At any rate, this lack of blurbs or much artifice on the cover or in the front or back matter -- that was a conscious decision on the part of my publisher and me.
With that said, I think blurbs can matter; there are books for which they do important work—either in terms of sales and promotion or sometimes even in terms of providing those context cues I was talking about. And I definitely read blurbs, and I enjoy writing them. They’re odes, mini-essays, ars poetica. I think you can tell when somebody really loves a book And if a writer you love loves a book – if Zadie Smith or Darcie Dennigan or Michael Ondaatje loves a book, I want to know about it, and read it. Admittedly many blurbs don’t convey this sort of enthusiasm, and so they seem immaterial – a rote exercise of sound and fury signifying not very much at all.
ALINA:. Two or three words that kept coming up as you wrote this book. Why? In what context?
T. J. Well, I mean, literally the mantra that starts each (for lack of a better term) poem – “This is the story of his life he drew up around himself: …” – kept reverberating in my mind. I didn’t know what that meant. How does someone draw up a story around himself? And yet each iteration is an attempt to show how this “he” (and who is this “he”?) did just that. The odd thing was that this reverberation/reiteration would intrude on me so insistently, like it wasn’t my voice at all, like I was channeling something -- such that I found myself having to write these new iterations on receipts, menus, even in books…whatever I had on hand. Sometimes dangerously so: a fair bit of the last poem was jotted down in stop-and-go interstate traffic; I wrote it in the white space of a literary magazine I happened to have in the passenger’s seat of my car. (Do not try this at home!) And I did write them all by hand – at least in first-draft form. That was an important part of it, perhaps even a literal connection to the act of “drawing.” The physical and visual aspects of handwriting.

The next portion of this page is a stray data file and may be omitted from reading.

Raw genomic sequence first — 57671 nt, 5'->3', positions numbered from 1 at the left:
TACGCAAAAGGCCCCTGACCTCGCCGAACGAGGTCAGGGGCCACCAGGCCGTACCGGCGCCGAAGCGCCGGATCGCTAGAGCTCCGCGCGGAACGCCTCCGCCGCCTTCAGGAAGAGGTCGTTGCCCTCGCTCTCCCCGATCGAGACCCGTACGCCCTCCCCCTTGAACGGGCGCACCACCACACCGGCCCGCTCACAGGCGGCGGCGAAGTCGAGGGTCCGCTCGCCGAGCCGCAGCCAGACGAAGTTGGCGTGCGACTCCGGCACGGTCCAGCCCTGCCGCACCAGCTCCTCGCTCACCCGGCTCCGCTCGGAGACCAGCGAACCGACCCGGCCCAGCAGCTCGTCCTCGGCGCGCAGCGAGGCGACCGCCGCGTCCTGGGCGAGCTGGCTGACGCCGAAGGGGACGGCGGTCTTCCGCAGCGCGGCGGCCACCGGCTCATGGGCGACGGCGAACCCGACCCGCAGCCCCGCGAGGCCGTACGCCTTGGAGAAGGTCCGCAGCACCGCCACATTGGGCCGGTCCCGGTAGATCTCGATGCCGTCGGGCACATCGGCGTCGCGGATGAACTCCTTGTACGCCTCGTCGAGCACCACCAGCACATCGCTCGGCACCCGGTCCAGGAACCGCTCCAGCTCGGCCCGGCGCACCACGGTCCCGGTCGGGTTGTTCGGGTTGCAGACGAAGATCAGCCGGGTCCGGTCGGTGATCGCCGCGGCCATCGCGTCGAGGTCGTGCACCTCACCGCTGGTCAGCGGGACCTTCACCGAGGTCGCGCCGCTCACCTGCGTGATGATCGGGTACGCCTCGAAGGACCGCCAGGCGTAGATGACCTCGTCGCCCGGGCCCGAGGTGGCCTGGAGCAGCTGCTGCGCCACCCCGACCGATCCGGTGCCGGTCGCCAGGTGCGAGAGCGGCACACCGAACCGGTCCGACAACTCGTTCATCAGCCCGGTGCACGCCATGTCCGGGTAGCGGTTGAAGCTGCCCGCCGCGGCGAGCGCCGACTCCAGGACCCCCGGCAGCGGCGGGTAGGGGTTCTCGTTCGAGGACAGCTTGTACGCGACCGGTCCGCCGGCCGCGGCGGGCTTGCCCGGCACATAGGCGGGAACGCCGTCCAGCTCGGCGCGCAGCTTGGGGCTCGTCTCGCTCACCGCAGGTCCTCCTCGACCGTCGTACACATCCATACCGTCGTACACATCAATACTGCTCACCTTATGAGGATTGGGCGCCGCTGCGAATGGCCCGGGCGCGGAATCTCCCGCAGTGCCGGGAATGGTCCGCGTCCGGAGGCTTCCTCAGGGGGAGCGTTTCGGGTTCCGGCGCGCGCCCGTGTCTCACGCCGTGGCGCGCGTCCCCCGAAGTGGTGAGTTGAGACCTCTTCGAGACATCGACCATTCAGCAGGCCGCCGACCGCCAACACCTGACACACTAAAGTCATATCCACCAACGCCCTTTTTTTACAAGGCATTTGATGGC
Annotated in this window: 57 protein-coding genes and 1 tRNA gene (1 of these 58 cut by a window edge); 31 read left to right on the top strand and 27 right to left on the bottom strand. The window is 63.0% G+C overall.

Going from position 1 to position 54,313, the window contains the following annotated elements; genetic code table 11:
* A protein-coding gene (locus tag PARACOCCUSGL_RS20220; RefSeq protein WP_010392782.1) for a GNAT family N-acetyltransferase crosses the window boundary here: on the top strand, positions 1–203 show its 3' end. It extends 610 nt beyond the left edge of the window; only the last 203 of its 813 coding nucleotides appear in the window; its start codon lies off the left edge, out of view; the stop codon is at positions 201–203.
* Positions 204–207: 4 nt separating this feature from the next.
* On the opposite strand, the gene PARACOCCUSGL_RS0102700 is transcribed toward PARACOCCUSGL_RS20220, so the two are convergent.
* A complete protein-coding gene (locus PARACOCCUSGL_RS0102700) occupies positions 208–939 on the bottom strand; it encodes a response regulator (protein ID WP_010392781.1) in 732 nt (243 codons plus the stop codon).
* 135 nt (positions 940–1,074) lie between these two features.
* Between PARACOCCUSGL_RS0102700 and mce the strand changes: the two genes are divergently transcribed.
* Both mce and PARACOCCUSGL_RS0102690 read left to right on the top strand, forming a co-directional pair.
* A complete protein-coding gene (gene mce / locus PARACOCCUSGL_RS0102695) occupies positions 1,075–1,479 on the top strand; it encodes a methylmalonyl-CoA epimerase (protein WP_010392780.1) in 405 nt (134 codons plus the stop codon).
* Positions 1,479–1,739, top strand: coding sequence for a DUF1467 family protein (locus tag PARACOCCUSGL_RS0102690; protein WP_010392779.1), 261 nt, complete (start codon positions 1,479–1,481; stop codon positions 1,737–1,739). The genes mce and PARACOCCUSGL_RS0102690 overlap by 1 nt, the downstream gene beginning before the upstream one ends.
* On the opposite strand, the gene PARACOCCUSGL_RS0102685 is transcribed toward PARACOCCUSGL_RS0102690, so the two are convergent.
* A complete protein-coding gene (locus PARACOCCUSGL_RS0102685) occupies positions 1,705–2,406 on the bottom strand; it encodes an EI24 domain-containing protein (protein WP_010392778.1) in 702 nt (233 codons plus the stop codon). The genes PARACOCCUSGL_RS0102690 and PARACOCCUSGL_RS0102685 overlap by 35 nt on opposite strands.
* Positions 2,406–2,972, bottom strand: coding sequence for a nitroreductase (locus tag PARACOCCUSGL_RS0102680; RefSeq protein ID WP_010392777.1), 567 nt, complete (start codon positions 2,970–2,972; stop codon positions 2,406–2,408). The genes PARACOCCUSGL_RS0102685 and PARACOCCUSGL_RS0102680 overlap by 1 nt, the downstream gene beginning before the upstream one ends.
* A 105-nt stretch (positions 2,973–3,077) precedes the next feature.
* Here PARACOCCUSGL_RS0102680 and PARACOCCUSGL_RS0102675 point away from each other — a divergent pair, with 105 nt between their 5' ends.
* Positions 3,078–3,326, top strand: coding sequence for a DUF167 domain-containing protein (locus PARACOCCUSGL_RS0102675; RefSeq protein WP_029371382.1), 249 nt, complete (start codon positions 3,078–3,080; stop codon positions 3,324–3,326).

ALINA: That makes sense. The book really feels hand-written…. it feels personal, intimate, and yet ethereal. If I needed a name for style, I might call it Cosmic-Confessional. Given the unique sonic effects and musical elements of the poems, I imagined Arvo Part in the background. Did you listen to any particular music that influenced this text as you were writing it? Alternately, is there music you think accompanies this text in an interesting way?
T. J. Probably In the Aeroplane Over the Sea by Neutral Milk Hotel – it’s wild and weird in the way Dennigan’s Corinna is wild and weird – with its oblique gestures at narrative, its strange mix-and-match of sounds and instruments, and its clear commitment to emotional accessibility, authenticity. I don’t know that it was a conscious influence, but I was listening to almost exclusively to that album, on repeat, in its entirety, as I often do (no wonder lines repeat in my head…) for the better part of a year, around the time I was writing this book. That album is also, in a very loose way, a redaction of another text (The Diary of Anne Frank). Not only does that sort of thing happen, on a smaller scale, in This Is the Story of His Life (allusions and hat-tips to other seminal texts), each iteration of “This is the story of his life he drew up around himself: …” is, in itself, a redaction, a retelling of “his” story. I’m increasingly fascinated by that impulse to tell and retell, allowing for (even inviting) the inevitable alteration, amendment, re-emphasis, re-invention that is an inherent part of that process.
ALINA: I want to end this with a poem from the book, and to thank you, T. J., for taking the time to share with us.